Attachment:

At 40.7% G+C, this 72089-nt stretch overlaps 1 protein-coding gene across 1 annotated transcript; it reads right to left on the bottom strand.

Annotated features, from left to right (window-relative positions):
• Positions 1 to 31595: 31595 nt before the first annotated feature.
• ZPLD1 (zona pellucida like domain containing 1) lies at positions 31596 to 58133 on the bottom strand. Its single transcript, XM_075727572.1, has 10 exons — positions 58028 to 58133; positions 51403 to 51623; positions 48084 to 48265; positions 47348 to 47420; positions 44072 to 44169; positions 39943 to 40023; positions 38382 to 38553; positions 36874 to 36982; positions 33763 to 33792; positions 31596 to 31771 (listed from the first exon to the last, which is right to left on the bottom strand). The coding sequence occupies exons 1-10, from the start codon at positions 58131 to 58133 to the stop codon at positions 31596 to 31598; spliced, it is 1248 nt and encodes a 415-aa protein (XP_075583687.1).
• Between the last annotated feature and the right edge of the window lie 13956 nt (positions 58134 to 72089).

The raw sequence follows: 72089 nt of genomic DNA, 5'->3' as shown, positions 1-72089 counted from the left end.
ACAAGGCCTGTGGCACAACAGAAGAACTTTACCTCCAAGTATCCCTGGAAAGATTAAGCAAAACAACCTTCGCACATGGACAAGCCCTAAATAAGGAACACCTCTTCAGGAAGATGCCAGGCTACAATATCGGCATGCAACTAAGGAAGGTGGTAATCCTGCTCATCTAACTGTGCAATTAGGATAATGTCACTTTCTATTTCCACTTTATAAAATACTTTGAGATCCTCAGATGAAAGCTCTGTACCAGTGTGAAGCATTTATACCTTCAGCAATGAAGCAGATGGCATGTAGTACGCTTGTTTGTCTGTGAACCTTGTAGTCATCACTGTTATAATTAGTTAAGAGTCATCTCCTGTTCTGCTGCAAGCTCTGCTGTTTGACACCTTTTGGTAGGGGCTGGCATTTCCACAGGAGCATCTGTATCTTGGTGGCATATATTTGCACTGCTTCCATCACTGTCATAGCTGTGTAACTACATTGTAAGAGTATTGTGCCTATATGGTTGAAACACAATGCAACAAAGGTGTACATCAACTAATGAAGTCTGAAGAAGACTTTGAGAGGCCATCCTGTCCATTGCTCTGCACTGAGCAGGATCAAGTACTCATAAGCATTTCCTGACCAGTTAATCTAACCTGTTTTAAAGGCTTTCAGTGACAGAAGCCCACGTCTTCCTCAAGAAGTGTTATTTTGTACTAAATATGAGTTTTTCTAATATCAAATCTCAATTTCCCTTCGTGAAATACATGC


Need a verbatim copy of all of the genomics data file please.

At 40.7% G+C, this 72089-nt stretch overlaps 1 protein-coding gene across 1 annotated transcript; it reads right to left on the bottom strand.

Annotated features, from left to right (window-relative positions):
• Positions 1 to 31595: 31595 nt before the first annotated feature.
• ZPLD1 (zona pellucida like domain containing 1) lies at positions 31596 to 58133 on the bottom strand. Its single transcript, XM_075727572.1, has 10 exons — positions 58028 to 58133; positions 51403 to 51623; positions 48084 to 48265; positions 47348 to 47420; positions 44072 to 44169; positions 39943 to 40023; positions 38382 to 38553; positions 36874 to 36982; positions 33763 to 33792; positions 31596 to 31771 (listed from the first exon to the last, which is right to left on the bottom strand). The coding sequence occupies exons 1-10, from the start codon at positions 58131 to 58133 to the stop codon at positions 31596 to 31598; spliced, it is 1248 nt and encodes a 415-aa protein (XP_075583687.1).
• Between the last annotated feature and the right edge of the window lie 13956 nt (positions 58134 to 72089).

The raw sequence follows: 72089 nt of genomic DNA, 5'->3' as shown, positions 1-72089 counted from the left end.
ACAAGGCCTGTGGCACAACAGAAGAACTTTACCTCCAAGTATCCCTGGAAAGATTAAGCAAAACAACCTTCGCACATGGACAAGCCCTAAATAAGGAACACCTCTTCAGGAAGATGCCAGGCTACAATATCGGCATGCAACTAAGGAAGGTGGTAATCCTGCTCATCTAACTGTGCAATTAGGATAATGTCACTTTCTATTTCCACTTTATAAAATACTTTGAGATCCTCAGATGAAAGCTCTGTACCAGTGTGAAGCATTTATACCTTCAGCAATGAAGCAGATGGCATGTAGTACGCTTGTTTGTCTGTGAACCTTGTAGTCATCACTGTTATAATTAGTTAAGAGTCATCTCCTGTTCTGCTGCAAGCTCTGCTGTTTGACACCTTTTGGTAGGGGCTGGCATTTCCACAGGAGCATCTGTATCTTGGTGGCATATATTTGCACTGCTTCCATCACTGTCATAGCTGTGTAACTACATTGTAAGAGTATTGTGCCTATATGGTTGAAACACAATGCAACAAAGGTGTACATCAACTAATGAAGTCTGAAGAAGACTTTGAGAGGCCATCCTGTCCATTGCTCTGCACTGAGCAGGATCAAGTACTCATAAGCATTTCCTGACCAGTTAATCTAACCTGTTTTAAAGGCTTTCAGTGACAGAAGCCCACGTCTTCCTCAAGAAGTGTTATTTTGTACTAAATATGAGTTTTTCTAATATCAAATCTCAATTTCCCTTCGTGAAATACATGC